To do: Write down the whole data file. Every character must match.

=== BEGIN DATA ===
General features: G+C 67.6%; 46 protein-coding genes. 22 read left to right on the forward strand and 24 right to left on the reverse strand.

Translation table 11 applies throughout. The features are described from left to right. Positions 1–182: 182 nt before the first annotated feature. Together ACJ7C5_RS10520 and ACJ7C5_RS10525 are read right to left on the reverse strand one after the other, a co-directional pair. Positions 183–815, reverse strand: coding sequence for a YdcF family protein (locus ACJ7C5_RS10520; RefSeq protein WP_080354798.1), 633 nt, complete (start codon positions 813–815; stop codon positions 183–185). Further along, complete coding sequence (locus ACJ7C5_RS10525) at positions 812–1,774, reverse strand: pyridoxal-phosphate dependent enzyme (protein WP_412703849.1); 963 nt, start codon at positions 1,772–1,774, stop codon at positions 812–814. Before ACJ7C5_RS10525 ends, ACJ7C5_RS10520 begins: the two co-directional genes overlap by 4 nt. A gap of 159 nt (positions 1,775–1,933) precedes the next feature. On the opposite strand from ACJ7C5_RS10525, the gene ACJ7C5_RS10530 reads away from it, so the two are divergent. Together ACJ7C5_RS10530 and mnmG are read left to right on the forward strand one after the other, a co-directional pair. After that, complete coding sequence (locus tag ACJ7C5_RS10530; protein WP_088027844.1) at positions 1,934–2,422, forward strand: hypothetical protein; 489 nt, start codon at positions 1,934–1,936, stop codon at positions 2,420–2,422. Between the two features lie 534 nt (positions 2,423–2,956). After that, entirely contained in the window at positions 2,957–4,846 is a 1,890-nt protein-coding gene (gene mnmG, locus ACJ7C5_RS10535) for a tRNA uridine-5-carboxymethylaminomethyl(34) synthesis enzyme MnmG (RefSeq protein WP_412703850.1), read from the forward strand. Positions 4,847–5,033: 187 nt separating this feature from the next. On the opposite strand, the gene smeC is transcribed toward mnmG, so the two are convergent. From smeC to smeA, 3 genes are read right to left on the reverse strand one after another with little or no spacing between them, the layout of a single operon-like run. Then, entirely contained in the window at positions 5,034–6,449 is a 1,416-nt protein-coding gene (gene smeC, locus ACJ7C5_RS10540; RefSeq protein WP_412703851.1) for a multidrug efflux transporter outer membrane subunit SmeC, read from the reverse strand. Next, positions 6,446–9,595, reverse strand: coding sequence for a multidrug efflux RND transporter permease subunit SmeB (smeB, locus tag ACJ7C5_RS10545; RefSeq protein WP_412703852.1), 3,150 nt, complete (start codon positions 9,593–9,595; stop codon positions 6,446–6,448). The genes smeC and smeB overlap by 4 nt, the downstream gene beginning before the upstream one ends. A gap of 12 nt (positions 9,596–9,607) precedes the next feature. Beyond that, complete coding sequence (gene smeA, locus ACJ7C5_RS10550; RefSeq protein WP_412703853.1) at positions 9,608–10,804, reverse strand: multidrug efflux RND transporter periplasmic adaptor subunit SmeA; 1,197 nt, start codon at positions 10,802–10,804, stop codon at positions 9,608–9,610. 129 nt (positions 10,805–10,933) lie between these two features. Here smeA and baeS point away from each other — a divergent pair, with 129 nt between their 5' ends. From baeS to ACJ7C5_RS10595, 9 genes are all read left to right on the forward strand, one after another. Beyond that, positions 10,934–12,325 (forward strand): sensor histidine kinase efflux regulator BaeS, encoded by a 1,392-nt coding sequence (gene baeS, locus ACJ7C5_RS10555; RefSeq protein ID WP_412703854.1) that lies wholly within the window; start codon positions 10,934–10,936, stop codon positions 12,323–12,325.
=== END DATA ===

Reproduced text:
General features: G+C 67.6%; 46 protein-coding genes. 22 read left to right on the forward strand and 24 right to left on the reverse strand.

Translation table 11 applies throughout. The features are described from left to right. Positions 1–182: 182 nt before the first annotated feature. Together ACJ7C5_RS10520 and ACJ7C5_RS10525 are read right to left on the reverse strand one after the other, a co-directional pair. Positions 183–815, reverse strand: coding sequence for a YdcF family protein (locus ACJ7C5_RS10520; RefSeq protein WP_080354798.1), 633 nt, complete (start codon positions 813–815; stop codon positions 183–185). Further along, complete coding sequence (locus ACJ7C5_RS10525) at positions 812–1,774, reverse strand: pyridoxal-phosphate dependent enzyme (protein WP_412703849.1); 963 nt, start codon at positions 1,772–1,774, stop codon at positions 812–814. Before ACJ7C5_RS10525 ends, ACJ7C5_RS10520 begins: the two co-directional genes overlap by 4 nt. A gap of 159 nt (positions 1,775–1,933) precedes the next feature. On the opposite strand from ACJ7C5_RS10525, the gene ACJ7C5_RS10530 reads away from it, so the two are divergent. Together ACJ7C5_RS10530 and mnmG are read left to right on the forward strand one after the other, a co-directional pair. After that, complete coding sequence (locus tag ACJ7C5_RS10530; protein WP_088027844.1) at positions 1,934–2,422, forward strand: hypothetical protein; 489 nt, start codon at positions 1,934–1,936, stop codon at positions 2,420–2,422. Between the two features lie 534 nt (positions 2,423–2,956). After that, entirely contained in the window at positions 2,957–4,846 is a 1,890-nt protein-coding gene (gene mnmG, locus ACJ7C5_RS10535) for a tRNA uridine-5-carboxymethylaminomethyl(34) synthesis enzyme MnmG (RefSeq protein WP_412703850.1), read from the forward strand. Positions 4,847–5,033: 187 nt separating this feature from the next. On the opposite strand, the gene smeC is transcribed toward mnmG, so the two are convergent. From smeC to smeA, 3 genes are read right to left on the reverse strand one after another with little or no spacing between them, the layout of a single operon-like run. Then, entirely contained in the window at positions 5,034–6,449 is a 1,416-nt protein-coding gene (gene smeC, locus ACJ7C5_RS10540; RefSeq protein WP_412703851.1) for a multidrug efflux transporter outer membrane subunit SmeC, read from the reverse strand. Next, positions 6,446–9,595, reverse strand: coding sequence for a multidrug efflux RND transporter permease subunit SmeB (smeB, locus tag ACJ7C5_RS10545; RefSeq protein WP_412703852.1), 3,150 nt, complete (start codon positions 9,593–9,595; stop codon positions 6,446–6,448). The genes smeC and smeB overlap by 4 nt, the downstream gene beginning before the upstream one ends. A gap of 12 nt (positions 9,596–9,607) precedes the next feature. Beyond that, complete coding sequence (gene smeA, locus ACJ7C5_RS10550; RefSeq protein WP_412703853.1) at positions 9,608–10,804, reverse strand: multidrug efflux RND transporter periplasmic adaptor subunit SmeA; 1,197 nt, start codon at positions 10,802–10,804, stop codon at positions 9,608–9,610. 129 nt (positions 10,805–10,933) lie between these two features. Here smeA and baeS point away from each other — a divergent pair, with 129 nt between their 5' ends. From baeS to ACJ7C5_RS10595, 9 genes are all read left to right on the forward strand, one after another. Beyond that, positions 10,934–12,325 (forward strand): sensor histidine kinase efflux regulator BaeS, encoded by a 1,392-nt coding sequence (gene baeS, locus ACJ7C5_RS10555; RefSeq protein ID WP_412703854.1) that lies wholly within the window; start codon positions 10,934–10,936, stop codon positions 12,323–12,325.